So what do we need? We need stronger European institutions that can step in and prevent any European state from exploiting any other, regardless of the economic or military power differential between the two states. This means we need a United States of Europe–a federal Europe with a strong, sovereign parliament and a military capability that far exceeds that of any of the member states. Federal institutions can wipe out the debt of the periphery and create new European regulations to ensure nothing like this ever happens again.
Protectionists fear that any effort to further integrate Europe will just result in stronger neoliberal institutions which will continue to impose austerity on the periphery for the benefit of the core banks. For new European institutions to work, they need to protect the poorest and weakest European peoples more and the German banks less. How do we get European institutions that will do this?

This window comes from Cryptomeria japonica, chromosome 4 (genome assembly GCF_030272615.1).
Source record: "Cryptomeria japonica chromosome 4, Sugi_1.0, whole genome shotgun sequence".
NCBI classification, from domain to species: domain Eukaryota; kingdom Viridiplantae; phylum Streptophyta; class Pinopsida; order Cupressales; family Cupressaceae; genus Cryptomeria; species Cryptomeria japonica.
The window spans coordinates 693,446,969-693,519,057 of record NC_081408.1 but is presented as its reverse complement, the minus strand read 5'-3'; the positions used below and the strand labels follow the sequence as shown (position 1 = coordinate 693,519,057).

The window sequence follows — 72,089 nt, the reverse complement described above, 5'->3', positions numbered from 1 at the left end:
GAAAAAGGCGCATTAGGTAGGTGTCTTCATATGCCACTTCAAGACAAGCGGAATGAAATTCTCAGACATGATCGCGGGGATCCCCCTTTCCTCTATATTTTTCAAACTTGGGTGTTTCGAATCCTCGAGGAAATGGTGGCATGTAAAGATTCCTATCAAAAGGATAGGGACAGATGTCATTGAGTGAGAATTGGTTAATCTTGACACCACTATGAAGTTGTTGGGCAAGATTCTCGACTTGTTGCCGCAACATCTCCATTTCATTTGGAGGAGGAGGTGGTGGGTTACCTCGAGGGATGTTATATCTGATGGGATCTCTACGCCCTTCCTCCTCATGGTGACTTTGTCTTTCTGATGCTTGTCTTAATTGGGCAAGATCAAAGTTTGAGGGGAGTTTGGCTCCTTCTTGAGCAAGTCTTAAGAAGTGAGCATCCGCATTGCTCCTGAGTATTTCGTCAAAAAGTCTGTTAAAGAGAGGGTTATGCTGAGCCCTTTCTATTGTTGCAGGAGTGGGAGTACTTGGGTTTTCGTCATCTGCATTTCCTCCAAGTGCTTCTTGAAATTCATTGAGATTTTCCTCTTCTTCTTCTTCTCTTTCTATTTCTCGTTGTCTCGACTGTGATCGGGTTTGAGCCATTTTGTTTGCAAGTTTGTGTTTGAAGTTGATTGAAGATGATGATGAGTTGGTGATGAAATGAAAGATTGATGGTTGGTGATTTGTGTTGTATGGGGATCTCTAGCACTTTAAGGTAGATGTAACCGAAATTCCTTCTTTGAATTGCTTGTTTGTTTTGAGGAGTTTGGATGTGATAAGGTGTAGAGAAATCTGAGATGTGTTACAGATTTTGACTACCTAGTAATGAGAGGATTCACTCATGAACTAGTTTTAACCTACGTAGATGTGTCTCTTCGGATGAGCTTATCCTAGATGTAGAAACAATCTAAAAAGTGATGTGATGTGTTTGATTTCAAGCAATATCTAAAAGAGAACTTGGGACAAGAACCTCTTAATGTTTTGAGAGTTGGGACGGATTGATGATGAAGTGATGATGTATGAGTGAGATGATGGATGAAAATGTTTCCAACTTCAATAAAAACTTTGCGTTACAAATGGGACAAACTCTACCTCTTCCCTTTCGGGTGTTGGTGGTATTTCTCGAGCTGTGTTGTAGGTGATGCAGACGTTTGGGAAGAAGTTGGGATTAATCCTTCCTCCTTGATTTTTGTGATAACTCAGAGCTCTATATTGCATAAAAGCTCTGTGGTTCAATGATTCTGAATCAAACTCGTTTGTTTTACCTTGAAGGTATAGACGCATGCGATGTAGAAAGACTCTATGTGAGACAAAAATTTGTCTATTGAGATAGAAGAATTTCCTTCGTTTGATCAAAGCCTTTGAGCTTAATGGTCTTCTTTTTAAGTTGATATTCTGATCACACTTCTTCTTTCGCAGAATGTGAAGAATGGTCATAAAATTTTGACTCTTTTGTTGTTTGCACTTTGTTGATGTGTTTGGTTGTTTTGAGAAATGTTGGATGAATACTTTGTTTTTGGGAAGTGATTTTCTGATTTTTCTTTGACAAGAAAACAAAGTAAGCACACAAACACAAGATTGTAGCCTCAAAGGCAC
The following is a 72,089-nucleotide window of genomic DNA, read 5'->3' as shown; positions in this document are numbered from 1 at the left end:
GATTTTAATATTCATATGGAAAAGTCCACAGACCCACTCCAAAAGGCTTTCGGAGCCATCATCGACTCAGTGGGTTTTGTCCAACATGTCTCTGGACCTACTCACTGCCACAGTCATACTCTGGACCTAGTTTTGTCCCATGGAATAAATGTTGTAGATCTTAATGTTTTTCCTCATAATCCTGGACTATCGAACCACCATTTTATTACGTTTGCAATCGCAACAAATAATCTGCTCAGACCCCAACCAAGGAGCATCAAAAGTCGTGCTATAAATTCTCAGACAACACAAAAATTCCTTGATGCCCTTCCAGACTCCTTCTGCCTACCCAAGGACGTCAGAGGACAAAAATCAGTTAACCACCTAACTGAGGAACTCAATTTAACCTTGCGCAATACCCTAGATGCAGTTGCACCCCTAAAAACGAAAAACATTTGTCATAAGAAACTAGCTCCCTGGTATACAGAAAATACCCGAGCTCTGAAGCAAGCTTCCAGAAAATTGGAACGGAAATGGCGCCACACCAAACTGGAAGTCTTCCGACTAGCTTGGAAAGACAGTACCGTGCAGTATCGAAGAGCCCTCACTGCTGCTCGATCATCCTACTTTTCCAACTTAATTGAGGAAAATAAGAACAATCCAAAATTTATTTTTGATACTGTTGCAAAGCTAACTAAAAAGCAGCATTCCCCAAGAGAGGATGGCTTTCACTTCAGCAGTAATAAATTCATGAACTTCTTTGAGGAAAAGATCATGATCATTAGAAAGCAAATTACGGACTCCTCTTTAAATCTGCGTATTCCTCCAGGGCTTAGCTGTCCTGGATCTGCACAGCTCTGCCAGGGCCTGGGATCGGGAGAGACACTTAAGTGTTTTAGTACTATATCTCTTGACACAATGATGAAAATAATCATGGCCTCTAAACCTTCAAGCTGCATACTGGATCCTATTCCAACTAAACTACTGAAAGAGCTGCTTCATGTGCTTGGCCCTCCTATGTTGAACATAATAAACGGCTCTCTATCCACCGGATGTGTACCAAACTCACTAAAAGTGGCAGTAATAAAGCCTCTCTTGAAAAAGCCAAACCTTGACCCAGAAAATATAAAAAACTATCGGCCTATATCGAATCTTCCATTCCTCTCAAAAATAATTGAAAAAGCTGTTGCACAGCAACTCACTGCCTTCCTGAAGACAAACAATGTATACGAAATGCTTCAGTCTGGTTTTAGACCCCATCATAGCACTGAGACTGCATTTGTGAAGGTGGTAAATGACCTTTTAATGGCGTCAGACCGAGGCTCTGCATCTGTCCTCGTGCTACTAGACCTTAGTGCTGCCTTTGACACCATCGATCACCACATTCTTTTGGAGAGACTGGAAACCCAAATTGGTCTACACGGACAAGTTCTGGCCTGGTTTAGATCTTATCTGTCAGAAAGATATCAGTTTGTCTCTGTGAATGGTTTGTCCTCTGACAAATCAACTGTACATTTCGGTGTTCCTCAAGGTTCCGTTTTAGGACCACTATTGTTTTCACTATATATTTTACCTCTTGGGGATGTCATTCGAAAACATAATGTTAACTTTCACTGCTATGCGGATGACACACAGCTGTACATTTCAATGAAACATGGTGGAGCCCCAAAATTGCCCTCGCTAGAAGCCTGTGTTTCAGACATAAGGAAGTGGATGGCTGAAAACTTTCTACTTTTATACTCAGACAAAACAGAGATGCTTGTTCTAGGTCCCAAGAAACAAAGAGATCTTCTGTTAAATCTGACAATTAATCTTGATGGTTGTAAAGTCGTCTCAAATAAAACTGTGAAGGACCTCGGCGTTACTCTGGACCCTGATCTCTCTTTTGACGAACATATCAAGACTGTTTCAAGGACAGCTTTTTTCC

The way forward is for left wing movements in the core–in places like Britain, France, and Germany–to promote federalism and oppose disintegration, while left wing movements in the periphery–in places like Greece, Spain, Portugal, and Italy–promote exit for their own states. The European Union in its current form is much better for the core countries than for the periphery. It’s especially good for Germany, and it’s especially good for rich Germans. They need the periphery to be in the EU so that it can continue to serve as Germany’s export market. But this is not sustainable–it imposes too much suffering on the poor and working people of the periphery. These people are right to reject this exploitation, and by rejecting it they will put a tremendous amount of pressure on Germany and on the rest of the core to find a political and institutional solution which alleviates their grievances.